The night before the shoot I stayed with friends in western Sydney who I’ve not seen for over eighteen months or so, slobbering the night away on scotch till early hours of the morning and still managed to arrive early for the shoot. My part in the film was shot on location on Saturday March 27.
When Andrew Thatcher saw my twisted dial, he knew he had a good part for me in his short feature length film ‘Charity Hurts’. This low budget, independent film is the latest of a few short films creatively directed and starring Andrew Thatcher. Other feature films created by Andrew include: A Fistful of Bullets (2007) and Two’s Company Thieves a Crowd (2009).
However getting back to ‘Charity Hurts’, I played the homeless drunk ‘Derek’ who finds himself on the streets due to the charities taken all his hard earned money. After viewing the edited preview, I must admit, I look quite OK with all this acting, with some little coaching from Andrew of course. My approximate 4 minute scene was completed – a little over an hour.
Charity Hurts – by: Andrew Thatcher
When the pushy, corporate run charities go too far in their attempts to get money off everyday man, Jason Jones he uncovers the secret truth that the charities are all linked and being controlled by one organization. . . THE MOB!!! Does this regular ‘joe’ stand a chance against the high powered corporations spreading fear and financial hardship amongst his town? Charity Hurst is filled with martial arts, guns, explosions and a dose of tongue-in-cheek humour.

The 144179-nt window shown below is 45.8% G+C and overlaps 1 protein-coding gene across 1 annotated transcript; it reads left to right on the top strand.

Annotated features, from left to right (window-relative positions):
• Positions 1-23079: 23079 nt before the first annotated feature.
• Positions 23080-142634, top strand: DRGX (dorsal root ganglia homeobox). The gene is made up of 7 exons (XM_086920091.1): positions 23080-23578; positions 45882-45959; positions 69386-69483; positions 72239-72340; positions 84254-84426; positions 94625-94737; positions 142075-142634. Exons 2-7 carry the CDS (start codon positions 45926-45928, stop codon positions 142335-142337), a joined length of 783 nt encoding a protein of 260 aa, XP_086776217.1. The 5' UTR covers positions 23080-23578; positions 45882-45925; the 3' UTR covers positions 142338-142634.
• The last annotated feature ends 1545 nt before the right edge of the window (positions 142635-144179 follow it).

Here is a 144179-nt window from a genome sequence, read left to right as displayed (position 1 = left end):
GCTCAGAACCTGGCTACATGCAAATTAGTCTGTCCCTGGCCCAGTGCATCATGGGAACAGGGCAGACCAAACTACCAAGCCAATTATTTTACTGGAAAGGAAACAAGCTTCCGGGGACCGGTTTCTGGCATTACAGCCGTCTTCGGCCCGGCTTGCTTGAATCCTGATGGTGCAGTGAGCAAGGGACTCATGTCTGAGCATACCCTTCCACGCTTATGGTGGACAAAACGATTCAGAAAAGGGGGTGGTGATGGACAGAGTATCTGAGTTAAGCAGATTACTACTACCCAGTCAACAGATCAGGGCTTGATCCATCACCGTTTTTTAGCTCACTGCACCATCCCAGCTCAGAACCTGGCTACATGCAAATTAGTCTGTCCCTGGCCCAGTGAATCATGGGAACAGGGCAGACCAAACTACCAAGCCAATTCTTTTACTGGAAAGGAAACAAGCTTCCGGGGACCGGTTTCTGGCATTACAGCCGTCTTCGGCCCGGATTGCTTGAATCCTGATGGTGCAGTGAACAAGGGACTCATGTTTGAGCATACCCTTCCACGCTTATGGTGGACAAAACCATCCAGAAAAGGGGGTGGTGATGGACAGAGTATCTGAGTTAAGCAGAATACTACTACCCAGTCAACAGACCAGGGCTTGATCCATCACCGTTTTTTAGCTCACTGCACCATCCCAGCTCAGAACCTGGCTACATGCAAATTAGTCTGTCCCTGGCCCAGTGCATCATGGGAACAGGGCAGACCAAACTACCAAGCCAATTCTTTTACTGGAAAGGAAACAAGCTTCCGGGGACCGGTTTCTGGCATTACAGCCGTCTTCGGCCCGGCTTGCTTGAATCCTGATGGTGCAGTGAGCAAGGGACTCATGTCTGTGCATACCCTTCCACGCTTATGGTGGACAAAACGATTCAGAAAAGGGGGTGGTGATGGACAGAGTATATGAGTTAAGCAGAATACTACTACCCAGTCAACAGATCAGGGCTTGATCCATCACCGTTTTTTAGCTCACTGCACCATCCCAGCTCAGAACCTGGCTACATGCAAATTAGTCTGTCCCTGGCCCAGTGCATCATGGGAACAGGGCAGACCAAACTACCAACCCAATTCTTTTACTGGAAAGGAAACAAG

You can view updates on ‘Charity Hurts’ at the following link – where you will be able to see various stills from the film and other information.
LUCKY GRILLS ‘Australia’s Larrikin of Laughter’
Leo Denis Grills was born in Hobart on May 26th 1928. In 1944 he was given the name ‘Lucky’ after appearing on Dick Fairs Amateur Hour where his duo act (Bryan Ryan) gained 2889 votes.
They would entertain at various venues as Tex & Lucky ‘the Hilarious Hillbillies’.
Lucky Grills was extremely versatile in his act. In 1951 he met Geoff ‘Tangletongue’ Mack who is very much respected entertainer and composer of the comical song ‘I’ve Been Everywhere’. Lucky, Geoff and his lovely wife Tabby had often performed together, at various venues throughout their careers they became very close friends.
In 1976 Lucky was cast by Crawford Studios to play ‘Detective Sergeant Bluey Hills in the hit series ‘Bluey’ which ran a period of 39 weeks.
A much funnier version came out early 1990’s when certain parts of the ‘Bluey’ series were overdubbed by a new mob of comedians known as the ‘D’ Generation.
They renamed the film as ‘Bargearse’ which was quite amusing and had great following.